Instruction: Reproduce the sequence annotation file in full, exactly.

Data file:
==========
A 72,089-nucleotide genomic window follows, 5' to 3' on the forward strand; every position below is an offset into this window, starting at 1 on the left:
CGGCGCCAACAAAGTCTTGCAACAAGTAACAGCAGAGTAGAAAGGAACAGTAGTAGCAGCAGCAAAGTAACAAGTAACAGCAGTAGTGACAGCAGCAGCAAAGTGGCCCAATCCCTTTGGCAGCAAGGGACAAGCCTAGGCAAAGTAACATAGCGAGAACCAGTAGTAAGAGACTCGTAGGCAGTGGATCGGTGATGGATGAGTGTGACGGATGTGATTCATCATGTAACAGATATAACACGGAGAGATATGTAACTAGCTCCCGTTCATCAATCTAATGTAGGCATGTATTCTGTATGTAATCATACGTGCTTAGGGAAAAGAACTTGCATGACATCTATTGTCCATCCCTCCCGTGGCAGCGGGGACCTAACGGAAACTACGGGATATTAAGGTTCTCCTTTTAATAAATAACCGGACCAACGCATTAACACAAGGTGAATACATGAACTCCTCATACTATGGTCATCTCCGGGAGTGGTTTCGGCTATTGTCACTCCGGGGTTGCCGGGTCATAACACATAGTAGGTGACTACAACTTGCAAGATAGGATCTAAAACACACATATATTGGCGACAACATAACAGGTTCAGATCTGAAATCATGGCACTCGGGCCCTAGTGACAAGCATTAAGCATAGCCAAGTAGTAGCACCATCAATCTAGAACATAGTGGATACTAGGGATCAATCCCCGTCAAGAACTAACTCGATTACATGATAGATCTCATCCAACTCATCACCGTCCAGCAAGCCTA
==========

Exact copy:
A 72,089-nucleotide genomic window follows, 5' to 3' on the forward strand; every position below is an offset into this window, starting at 1 on the left:
CGGCGCCAACAAAGTCTTGCAACAAGTAACAGCAGAGTAGAAAGGAACAGTAGTAGCAGCAGCAAAGTAACAAGTAACAGCAGTAGTGACAGCAGCAGCAAAGTGGCCCAATCCCTTTGGCAGCAAGGGACAAGCCTAGGCAAAGTAACATAGCGAGAACCAGTAGTAAGAGACTCGTAGGCAGTGGATCGGTGATGGATGAGTGTGACGGATGTGATTCATCATGTAACAGATATAACACGGAGAGATATGTAACTAGCTCCCGTTCATCAATCTAATGTAGGCATGTATTCTGTATGTAATCATACGTGCTTAGGGAAAAGAACTTGCATGACATCTATTGTCCATCCCTCCCGTGGCAGCGGGGACCTAACGGAAACTACGGGATATTAAGGTTCTCCTTTTAATAAATAACCGGACCAACGCATTAACACAAGGTGAATACATGAACTCCTCATACTATGGTCATCTCCGGGAGTGGTTTCGGCTATTGTCACTCCGGGGTTGCCGGGTCATAACACATAGTAGGTGACTACAACTTGCAAGATAGGATCTAAAACACACATATATTGGCGACAACATAACAGGTTCAGATCTGAAATCATGGCACTCGGGCCCTAGTGACAAGCATTAAGCATAGCCAAGTAGTAGCACCATCAATCTAGAACATAGTGGATACTAGGGATCAATCCCCGTCAAGAACTAACTCGATTACATGATAGATCTCATCCAACTCATCACCGTCCAGCAAGCCTA